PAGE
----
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dc.contributor.authorBalaphas, Alexandre
dc.contributor.authorMeyer, Jeremy
dc.contributor.authorMeier, Raphael P H
dc.contributor.authorLiot, Emilie
dc.contributor.authorBuchs, Nicolas C
dc.contributor.authorRoche, Bruno
dc.contributor.authorToso, Christian
dc.contributor.authorBühler, Leo H
dc.contributor.authorGonelle-Gispert, Carmen
dc.contributor.authorRis, Frédéric
dc.date.accessioned2021-08-30T16:53:57Z
dc.date.available2021-08-30T16:53:57Z
dc.date.issued2021-08-13
dc.identifier.urihttp://hdl.handle.net/10713/16496
dc.description.abstractAnal sphincter incontinence is a chronic disease, which dramatically impairs quality of life and induces high costs for the society. Surgery, considered as the best curative option, shows a disappointing success rate. Stem/progenitor cell therapy is pledging, for anal sphincter incontinence, a substitute to surgery with higher efficacy. However, the published literature is disparate. Our aim was to perform a review on the development of cell therapy for anal sphincter incontinence with critical analyses of its pitfalls. Animal models for anal sphincter incontinence were varied and tried to reproduce distinct clinical situations (acute injury or healed injury with or without surgical reconstruction) but were limited by anatomical considerations. Cell preparations used for treatment, originated, in order of frequency, from skeletal muscle, bone marrow or fat tissue. The characterization of these preparations was often incomplete and stemness not always addressed. Despite a lack of understanding of sphincter healing processes and the exact mechanism of action of cell preparations, this treatment was evaluated in 83 incontinent patients, reporting encouraging results. However, further development is necessary to establish the correct indications, to determine the most-suited cell type, to standardize the cell preparation method and to validate the route and number of cell delivery.en_US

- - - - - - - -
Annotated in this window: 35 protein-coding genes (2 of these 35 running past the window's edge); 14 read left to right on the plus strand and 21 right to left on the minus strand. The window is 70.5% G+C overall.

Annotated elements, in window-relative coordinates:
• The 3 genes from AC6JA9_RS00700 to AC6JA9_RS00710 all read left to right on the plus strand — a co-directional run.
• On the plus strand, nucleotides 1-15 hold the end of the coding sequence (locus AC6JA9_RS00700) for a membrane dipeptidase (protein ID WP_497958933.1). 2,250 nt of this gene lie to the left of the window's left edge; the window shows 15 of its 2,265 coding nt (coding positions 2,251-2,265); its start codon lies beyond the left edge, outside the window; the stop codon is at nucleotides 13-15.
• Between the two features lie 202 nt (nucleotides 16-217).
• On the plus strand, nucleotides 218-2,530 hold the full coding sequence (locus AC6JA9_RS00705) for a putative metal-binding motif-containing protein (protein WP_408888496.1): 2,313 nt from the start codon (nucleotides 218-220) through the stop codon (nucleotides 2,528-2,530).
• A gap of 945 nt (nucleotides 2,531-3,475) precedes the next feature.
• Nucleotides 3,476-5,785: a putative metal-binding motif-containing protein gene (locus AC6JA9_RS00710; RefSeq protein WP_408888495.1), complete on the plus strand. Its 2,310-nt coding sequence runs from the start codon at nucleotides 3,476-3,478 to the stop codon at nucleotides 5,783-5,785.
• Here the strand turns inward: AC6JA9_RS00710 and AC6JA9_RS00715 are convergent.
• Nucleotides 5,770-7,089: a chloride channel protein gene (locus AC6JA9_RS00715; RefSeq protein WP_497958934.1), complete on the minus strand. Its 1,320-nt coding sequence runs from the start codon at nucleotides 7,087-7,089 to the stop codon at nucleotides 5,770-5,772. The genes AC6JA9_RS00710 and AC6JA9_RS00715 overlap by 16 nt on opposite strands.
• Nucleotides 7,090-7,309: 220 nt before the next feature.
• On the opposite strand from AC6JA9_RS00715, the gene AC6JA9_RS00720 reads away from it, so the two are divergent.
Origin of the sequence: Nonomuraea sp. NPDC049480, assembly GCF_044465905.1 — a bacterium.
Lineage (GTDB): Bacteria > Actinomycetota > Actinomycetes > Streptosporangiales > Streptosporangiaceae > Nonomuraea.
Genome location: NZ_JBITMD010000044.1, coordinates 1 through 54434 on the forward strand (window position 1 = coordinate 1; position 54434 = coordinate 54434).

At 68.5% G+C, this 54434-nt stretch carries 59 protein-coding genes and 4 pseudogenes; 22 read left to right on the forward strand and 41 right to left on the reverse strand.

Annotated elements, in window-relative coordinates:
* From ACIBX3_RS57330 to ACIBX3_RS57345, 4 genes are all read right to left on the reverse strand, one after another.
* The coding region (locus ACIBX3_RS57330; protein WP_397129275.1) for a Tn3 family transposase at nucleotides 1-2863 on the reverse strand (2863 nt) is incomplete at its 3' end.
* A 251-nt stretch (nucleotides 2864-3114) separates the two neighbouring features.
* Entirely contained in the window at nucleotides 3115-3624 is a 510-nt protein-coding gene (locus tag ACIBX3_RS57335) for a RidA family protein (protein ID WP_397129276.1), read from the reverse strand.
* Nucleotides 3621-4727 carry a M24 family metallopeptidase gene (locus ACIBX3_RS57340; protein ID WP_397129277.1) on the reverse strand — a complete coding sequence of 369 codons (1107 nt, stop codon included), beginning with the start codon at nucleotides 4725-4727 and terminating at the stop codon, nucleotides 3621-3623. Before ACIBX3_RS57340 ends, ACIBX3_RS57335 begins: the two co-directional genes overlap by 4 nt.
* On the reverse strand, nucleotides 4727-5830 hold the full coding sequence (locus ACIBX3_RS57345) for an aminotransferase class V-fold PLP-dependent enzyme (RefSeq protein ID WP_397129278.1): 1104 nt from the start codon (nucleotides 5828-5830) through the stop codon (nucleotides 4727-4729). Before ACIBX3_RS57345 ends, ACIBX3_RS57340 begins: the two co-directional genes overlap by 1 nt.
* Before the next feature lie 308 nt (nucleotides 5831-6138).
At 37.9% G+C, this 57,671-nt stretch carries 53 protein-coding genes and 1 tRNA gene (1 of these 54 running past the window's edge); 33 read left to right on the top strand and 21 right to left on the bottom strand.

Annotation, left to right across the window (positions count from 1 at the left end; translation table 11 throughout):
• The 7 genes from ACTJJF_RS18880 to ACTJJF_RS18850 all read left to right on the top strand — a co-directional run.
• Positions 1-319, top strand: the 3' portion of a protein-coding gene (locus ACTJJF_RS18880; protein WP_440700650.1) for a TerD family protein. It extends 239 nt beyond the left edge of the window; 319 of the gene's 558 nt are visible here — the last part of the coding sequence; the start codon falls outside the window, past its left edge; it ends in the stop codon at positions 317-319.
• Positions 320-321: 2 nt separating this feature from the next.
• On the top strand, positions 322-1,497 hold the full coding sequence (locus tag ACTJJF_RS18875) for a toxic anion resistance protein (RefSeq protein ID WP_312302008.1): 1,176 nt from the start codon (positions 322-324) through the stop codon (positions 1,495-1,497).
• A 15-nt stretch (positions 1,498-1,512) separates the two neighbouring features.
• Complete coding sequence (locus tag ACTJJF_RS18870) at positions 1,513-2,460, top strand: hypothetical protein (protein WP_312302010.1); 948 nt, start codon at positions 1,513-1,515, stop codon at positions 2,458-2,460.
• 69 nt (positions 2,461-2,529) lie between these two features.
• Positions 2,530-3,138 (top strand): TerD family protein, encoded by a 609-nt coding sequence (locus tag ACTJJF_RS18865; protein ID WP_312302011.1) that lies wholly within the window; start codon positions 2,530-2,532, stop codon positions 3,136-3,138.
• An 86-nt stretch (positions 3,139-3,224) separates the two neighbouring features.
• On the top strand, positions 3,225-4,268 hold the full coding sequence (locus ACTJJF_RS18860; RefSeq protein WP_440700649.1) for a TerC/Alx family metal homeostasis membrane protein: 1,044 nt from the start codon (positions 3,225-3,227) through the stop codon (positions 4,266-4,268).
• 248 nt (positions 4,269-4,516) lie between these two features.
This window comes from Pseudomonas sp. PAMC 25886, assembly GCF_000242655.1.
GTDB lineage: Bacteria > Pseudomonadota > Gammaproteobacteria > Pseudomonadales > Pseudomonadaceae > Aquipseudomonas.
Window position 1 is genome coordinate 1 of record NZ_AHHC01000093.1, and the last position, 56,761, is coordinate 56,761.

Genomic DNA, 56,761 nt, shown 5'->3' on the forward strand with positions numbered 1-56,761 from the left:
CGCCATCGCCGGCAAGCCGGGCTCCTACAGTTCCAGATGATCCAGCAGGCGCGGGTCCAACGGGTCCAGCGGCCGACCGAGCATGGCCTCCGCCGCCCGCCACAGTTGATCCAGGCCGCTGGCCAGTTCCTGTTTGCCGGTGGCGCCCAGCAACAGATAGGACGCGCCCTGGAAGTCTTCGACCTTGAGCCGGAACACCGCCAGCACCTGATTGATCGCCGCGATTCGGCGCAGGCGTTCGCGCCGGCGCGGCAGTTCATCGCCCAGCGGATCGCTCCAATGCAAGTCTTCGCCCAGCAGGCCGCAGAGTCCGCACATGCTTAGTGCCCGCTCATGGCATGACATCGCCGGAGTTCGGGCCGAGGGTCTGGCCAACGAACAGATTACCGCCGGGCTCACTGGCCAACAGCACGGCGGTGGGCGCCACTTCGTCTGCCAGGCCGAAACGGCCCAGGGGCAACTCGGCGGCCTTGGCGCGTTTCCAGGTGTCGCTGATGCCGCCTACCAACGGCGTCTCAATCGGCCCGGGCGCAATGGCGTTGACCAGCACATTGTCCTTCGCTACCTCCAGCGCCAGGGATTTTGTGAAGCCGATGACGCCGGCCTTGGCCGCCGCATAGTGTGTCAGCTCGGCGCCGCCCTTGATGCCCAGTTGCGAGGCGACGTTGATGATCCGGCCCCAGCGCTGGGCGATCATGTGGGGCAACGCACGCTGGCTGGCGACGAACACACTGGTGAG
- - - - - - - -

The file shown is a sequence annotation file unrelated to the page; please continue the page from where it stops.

dc.description.urihttps://doi.org/10.3390/cells10082086en_US
dc.language.isoenen_US
dc.publisherMDPI AGen_US
dc.relation.ispartofCellsen_US
dc.subjectanal incontinenceen_US
dc.subjectfecal incontinenceen_US
dc.subjectmesenchymal stem cellen_US
dc.subjectmesenchymal stromal cellen_US
dc.subjectmulitipotent cellen_US
dc.subjectmyoblasten_US
dc.subjectprogenitor cellen_US
dc.subjectsatellite cellen_US
dc.subjectstem cellen_US
dc.titleCell Therapy for Anal Sphincter Incontinence: Where Do We Stand?en_US
dc.typeArticleen_US
dc.identifier.doi10.3390/cells10082086
dc.identifier.pmid34440855
dc.source.volume10
dc.source.issue8
dc.source.countrySwitzerland


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